To Be or Not To Be: Hamlet and the Chakras

Muses open doors in unexpected places, without trying, or even being aware.

My most recent muse, codename:FLORIDA, texted me the other night to suggest the problem I am having is that my third chakra isn’t opened. I think she’s right, and told her so; but beyond feeling a strange combination of uncomfortably exposed and grateful for being seen, it didn’t tell me anything I didn’t already know.

Today, though, I was struck by the idea that a closed third chakra is like a dagger pointed into oneself, which brought the image of Hamlet instantly to mind. A closed third chakra is trapped in asking the question: to be or not to be? A closed third chakra faces the complete horror of the world and cannot say yes. A closed third chakra is Arjuna, collapsed in the chariot at the prospects of destruction before him. At least my closed third chakra is.

FLORIDA, on the other hand, looks out on the Apocalypse and finds it perfectly promising. Granted, she is profoundly conflicted in this optimism. Conflicted in such a way that I suspect her likely to join a cult, in search of a resolution. But her third chakra works what we might call crazy good. She is bold.

And obviously, I’d like to borrow some of that boldness, for my own unaccomplished ends.

Hence the singular salience of our initial brush with complete honesty, and her judgment that I should probably just give up on the significant dreams I haven’t yet realized. To which I responded that she was too internally conflicted to really be a good judge of that. Things have softened since then in our exchanges, but I feel that exchange was most real.

It’s no coincidence that it was after that moment that I started to write her songs.

I am struck just now by the central theme in Hamlet, which is taken up (consciously or not) within one of Robert Graves’ lesser-known works, titled KING JESUS.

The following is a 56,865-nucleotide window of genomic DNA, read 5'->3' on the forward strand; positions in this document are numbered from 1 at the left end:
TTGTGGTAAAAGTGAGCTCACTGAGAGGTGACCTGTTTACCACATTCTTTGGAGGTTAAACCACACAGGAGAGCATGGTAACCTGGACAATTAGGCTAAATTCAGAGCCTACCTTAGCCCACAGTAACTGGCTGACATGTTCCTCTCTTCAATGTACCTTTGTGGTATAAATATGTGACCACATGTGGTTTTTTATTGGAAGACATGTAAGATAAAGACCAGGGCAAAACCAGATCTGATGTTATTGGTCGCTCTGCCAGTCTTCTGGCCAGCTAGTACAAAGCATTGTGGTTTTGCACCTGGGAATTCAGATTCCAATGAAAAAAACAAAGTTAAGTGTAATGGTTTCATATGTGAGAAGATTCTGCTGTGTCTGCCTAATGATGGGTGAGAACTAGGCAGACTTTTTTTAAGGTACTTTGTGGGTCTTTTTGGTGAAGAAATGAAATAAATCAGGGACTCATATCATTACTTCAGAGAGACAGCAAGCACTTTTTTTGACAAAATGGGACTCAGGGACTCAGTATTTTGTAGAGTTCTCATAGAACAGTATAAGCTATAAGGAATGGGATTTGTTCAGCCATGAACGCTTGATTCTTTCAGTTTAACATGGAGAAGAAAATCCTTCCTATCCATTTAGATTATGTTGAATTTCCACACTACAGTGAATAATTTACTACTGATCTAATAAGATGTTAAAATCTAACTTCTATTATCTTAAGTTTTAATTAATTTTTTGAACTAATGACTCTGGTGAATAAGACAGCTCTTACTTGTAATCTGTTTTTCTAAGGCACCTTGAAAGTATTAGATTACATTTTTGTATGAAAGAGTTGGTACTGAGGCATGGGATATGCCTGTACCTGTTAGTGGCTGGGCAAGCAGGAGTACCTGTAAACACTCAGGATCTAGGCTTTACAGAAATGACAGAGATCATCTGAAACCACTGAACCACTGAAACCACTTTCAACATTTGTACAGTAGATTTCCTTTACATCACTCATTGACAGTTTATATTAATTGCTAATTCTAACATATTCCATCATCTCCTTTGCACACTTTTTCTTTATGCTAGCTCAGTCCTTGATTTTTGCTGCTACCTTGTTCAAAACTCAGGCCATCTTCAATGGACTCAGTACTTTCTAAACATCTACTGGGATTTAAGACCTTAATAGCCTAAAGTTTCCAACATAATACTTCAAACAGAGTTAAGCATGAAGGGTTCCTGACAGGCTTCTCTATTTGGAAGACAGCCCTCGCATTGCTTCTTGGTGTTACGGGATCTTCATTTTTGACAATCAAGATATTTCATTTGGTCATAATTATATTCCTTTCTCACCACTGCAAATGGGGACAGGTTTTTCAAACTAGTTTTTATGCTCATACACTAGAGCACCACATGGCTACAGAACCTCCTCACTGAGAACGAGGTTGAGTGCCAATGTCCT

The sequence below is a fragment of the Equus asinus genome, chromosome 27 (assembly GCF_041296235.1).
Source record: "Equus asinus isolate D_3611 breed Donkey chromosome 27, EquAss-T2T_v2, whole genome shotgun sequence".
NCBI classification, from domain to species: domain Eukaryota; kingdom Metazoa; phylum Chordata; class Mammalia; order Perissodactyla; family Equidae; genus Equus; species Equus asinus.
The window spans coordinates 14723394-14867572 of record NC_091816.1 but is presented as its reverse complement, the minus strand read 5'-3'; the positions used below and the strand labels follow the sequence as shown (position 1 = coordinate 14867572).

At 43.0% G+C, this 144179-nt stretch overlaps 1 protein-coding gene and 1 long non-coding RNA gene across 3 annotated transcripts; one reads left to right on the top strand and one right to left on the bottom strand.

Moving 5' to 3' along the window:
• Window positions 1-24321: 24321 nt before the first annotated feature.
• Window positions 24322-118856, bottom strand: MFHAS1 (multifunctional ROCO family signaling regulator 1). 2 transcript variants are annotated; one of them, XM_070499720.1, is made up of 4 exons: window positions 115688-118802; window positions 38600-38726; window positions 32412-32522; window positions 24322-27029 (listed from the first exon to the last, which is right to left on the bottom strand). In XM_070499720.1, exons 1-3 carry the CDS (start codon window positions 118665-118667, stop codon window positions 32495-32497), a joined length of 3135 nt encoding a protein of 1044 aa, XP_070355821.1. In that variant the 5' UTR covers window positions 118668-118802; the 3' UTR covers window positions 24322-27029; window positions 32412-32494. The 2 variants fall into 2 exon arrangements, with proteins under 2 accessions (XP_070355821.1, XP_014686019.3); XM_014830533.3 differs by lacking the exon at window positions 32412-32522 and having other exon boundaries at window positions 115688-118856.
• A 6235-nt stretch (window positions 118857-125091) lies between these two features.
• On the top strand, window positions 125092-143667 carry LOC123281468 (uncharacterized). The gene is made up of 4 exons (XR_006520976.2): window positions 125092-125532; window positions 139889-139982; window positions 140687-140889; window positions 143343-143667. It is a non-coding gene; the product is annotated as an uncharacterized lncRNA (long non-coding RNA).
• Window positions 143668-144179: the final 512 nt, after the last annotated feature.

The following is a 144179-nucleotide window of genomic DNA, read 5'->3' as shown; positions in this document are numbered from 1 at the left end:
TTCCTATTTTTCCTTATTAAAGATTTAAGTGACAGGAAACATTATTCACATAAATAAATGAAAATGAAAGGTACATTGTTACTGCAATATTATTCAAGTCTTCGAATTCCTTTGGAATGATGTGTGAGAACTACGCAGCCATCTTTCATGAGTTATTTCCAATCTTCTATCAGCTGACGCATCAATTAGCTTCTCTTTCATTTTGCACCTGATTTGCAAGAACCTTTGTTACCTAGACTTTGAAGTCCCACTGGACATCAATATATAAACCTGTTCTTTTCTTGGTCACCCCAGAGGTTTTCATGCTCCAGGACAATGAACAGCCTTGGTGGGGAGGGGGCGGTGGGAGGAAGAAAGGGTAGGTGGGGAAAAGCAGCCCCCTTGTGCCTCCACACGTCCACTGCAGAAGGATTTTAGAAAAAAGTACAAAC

Sad to say, poor student that I am, I’ve only gotten through the first chapter of KING JESUS, even though Robert Graves is one of my first and most favorite authors. Still, I learned in this chapter something I’ve only now just understood.

Though I’ve long felt certain that Hamlet and Jesus were manifestations of the same archetype, I’ve always been foggy on exactly how. KING JESUS proposes one framework for understanding the link, and the first chapter spells it out, in a way I’ve only just understood.

In this chapter, the High Priest of the Temple of YHVH in Jerusalem either learns or reveals to readers that the true identity of this God is the Egyptian Set. In short, the Devil. I don’t remember how exactly the chapter unfolds, but only that this is what we learn: the Entity worshipped as the Divine King was really the Bestial Devil this King is supposed to have conquered.

And this premise is the same as HAMLET’s. The first chapter of KING JESUS is analogous, in setting the stage, to the first scene in HAMLET, where we see the Ghost, and by this come to know that there’s something rotten in the state of Denmark.

Horatio himself tells us exactly the what the appearance of the Ghost most likely means, by example of what such appearances meant back during the height of Rome – as augurs of the coming death of Julius Caesar.

The death of Caesar is particularly instructive, as he might be viewed as being killed either to protect the government of Rome – which was founded on the expulsion of a king – or else being killed by usurpers of his divinely granted and human achieved authority. The Roman Civil War was fought between these two schools of interpretation.

If we take the government of Rome as a metaphor of the individual psyche (which it traditionally, if esoterically, was), then both the story of Julius Caesar and of Hamlet become metaphors of the way we tend toward the deification of our own selves, and through this, end up in a war with existence in defense of our ideological delusions. Elsinore is the Roman Senate is the human heart/mind.

The problem with confronting ideological delusions is that for whatever these delusions get wrong, however maladaptive they are, they are performing a deeper function of keeping existential anxiety at bay.

In short, all practical ends, all external problems, are secondary to the true purpose of ideology, which is psychological comfort. What’s worse, as all practical approaches must prove ultimately insufficient in the face of an effectively infinite cosmos relative to which we are profoundly mortal, all tend toward becoming ideological.

There is, in other words, always a problem we can’t solve; so the satisfaction we take in those problems we can solve will creep up on us in a narcotic way, encouraging us to imagine we understand what we don’t. Any solution, as it meets its point of failure, will tend to be regarded as a God – even if we banish “God” from our lexicon.

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